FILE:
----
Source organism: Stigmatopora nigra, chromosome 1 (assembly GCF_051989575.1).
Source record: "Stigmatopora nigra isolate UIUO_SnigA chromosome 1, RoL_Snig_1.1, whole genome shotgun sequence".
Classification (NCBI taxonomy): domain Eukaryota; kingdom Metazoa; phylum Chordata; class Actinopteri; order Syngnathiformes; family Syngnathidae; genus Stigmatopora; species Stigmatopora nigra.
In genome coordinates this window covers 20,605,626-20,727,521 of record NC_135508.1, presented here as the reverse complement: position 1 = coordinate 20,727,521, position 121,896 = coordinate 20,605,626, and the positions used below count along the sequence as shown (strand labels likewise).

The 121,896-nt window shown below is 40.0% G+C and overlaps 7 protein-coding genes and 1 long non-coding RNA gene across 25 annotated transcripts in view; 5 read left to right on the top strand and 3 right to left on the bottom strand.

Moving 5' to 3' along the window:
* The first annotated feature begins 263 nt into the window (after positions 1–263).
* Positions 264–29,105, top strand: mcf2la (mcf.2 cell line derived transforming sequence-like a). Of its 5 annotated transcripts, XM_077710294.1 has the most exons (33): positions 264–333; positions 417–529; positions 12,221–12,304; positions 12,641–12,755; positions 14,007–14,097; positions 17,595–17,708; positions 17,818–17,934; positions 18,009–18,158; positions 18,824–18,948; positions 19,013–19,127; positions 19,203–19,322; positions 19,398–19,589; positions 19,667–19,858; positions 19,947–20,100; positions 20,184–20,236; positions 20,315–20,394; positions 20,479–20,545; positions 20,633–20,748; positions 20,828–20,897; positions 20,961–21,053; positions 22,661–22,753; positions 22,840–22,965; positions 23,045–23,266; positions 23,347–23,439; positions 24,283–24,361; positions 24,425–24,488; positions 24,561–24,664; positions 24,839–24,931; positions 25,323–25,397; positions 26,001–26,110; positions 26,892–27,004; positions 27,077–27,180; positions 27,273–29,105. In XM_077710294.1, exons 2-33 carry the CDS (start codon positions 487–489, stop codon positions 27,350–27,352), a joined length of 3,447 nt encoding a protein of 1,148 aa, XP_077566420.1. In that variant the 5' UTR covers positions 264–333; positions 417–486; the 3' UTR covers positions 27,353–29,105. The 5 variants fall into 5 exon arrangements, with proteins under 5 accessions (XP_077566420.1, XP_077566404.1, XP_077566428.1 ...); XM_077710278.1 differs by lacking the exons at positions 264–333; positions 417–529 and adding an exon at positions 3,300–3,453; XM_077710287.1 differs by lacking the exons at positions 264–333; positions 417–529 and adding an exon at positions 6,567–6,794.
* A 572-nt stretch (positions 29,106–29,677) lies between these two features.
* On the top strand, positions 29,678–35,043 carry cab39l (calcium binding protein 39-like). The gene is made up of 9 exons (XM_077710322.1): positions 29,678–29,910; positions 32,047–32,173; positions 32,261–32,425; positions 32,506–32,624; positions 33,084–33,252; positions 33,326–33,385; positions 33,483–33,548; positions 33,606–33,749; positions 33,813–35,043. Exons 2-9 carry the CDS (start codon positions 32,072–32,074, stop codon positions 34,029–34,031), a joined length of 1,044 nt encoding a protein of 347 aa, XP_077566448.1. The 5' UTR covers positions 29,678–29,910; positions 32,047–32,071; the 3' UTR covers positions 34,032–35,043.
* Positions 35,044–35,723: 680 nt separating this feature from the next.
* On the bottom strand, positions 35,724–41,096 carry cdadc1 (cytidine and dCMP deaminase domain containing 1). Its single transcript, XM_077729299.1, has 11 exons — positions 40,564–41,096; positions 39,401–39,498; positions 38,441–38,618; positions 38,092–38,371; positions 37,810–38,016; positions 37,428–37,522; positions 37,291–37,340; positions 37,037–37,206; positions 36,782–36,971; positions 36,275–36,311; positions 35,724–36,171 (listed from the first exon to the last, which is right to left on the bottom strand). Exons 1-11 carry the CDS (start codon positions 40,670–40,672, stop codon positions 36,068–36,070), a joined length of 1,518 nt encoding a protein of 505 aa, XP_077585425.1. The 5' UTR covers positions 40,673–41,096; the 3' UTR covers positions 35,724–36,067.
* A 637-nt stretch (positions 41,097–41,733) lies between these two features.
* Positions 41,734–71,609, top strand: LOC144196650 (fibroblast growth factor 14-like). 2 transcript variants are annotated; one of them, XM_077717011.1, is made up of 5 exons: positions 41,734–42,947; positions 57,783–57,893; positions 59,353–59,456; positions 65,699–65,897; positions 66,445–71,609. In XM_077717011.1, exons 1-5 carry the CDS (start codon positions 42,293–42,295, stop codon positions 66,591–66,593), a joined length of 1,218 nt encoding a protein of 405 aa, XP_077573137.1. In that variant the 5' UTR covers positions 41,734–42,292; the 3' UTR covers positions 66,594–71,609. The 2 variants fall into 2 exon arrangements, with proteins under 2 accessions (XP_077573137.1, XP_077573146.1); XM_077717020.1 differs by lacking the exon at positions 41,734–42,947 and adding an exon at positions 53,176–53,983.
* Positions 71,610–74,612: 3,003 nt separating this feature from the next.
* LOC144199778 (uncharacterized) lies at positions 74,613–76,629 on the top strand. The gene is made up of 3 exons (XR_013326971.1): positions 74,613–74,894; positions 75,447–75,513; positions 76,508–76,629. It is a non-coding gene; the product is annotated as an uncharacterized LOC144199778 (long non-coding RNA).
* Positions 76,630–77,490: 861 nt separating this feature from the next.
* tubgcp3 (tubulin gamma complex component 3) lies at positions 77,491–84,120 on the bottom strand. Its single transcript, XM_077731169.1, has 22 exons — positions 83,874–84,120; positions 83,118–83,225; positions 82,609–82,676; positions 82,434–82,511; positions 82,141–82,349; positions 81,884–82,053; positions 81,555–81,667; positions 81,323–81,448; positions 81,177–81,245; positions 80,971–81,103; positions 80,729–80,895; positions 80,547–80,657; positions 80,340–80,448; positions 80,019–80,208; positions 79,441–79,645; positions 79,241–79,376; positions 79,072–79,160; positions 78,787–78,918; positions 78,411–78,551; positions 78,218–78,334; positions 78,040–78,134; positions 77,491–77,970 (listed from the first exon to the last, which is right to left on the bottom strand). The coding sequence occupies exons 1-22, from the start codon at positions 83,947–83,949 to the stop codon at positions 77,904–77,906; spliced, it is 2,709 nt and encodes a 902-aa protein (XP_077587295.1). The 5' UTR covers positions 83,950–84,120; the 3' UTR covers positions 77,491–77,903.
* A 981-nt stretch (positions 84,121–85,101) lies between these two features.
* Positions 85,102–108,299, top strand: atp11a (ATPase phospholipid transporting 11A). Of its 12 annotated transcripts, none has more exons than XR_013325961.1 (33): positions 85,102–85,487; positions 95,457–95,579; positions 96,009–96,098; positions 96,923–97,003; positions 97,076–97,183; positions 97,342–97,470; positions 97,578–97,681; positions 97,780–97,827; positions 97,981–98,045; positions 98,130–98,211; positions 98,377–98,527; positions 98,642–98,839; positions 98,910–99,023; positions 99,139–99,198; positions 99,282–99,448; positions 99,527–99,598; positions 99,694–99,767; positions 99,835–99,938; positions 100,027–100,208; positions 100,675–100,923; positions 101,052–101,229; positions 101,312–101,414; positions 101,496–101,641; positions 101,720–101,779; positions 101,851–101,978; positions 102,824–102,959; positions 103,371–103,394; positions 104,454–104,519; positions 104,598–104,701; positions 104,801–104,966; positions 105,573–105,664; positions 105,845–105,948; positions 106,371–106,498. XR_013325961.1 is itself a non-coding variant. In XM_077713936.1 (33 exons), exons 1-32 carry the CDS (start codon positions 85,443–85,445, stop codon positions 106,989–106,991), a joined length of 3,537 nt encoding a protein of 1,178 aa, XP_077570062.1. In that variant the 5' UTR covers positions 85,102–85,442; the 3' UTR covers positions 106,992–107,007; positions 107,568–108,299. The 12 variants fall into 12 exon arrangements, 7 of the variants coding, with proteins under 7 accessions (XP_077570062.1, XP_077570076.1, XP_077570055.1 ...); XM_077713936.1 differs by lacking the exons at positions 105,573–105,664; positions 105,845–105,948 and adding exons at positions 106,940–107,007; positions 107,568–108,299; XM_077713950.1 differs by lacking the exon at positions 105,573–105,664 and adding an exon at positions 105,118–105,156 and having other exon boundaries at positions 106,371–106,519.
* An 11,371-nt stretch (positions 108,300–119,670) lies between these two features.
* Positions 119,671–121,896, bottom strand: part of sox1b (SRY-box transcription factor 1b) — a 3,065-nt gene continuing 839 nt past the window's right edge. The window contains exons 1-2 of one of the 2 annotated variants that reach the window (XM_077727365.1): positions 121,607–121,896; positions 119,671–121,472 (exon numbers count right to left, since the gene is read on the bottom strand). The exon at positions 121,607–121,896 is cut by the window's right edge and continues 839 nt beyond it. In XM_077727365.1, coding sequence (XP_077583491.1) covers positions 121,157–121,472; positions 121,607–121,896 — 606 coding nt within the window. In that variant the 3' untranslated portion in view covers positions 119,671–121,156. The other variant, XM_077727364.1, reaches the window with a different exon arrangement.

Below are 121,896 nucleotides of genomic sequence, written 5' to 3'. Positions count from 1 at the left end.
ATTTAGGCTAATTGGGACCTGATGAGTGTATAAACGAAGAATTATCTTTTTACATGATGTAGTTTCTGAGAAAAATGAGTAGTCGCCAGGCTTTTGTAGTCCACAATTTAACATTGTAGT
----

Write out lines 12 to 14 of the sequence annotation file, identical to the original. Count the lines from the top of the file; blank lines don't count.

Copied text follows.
* On the bottom strand, positions 35,724–41,096 carry cdadc1 (cytidine and dCMP deaminase domain containing 1). Its single transcript, XM_077729299.1, has 11 exons — positions 40,564–41,096; positions 39,401–39,498; positions 38,441–38,618; positions 38,092–38,371; positions 37,810–38,016; positions 37,428–37,522; positions 37,291–37,340; positions 37,037–37,206; positions 36,782–36,971; positions 36,275–36,311; positions 35,724–36,171 (listed from the first exon to the last, which is right to left on the bottom strand). Exons 1-11 carry the CDS (start codon positions 40,670–40,672, stop codon positions 36,068–36,070), a joined length of 1,518 nt encoding a protein of 505 aa, XP_077585425.1. The 5' UTR covers positions 40,673–41,096; the 3' UTR covers positions 35,724–36,067.
* A 637-nt stretch (positions 41,097–41,733) lies between these two features.
* Positions 41,734–71,609, top strand: LOC144196650 (fibroblast growth factor 14-like). 2 transcript variants are annotated; one of them, XM_077717011.1, is made up of 5 exons: positions 41,734–42,947; positions 57,783–57,893; positions 59,353–59,456; positions 65,699–65,897; positions 66,445–71,609. In XM_077717011.1, exons 1-5 carry the CDS (start codon positions 42,293–42,295, stop codon positions 66,591–66,593), a joined length of 1,218 nt encoding a protein of 405 aa, XP_077573137.1. In that variant the 5' UTR covers positions 41,734–42,292; the 3' UTR covers positions 66,594–71,609. The 2 variants fall into 2 exon arrangements, with proteins under 2 accessions (XP_077573137.1, XP_077573146.1); XM_077717020.1 differs by lacking the exon at positions 41,734–42,947 and adding an exon at positions 53,176–53,983.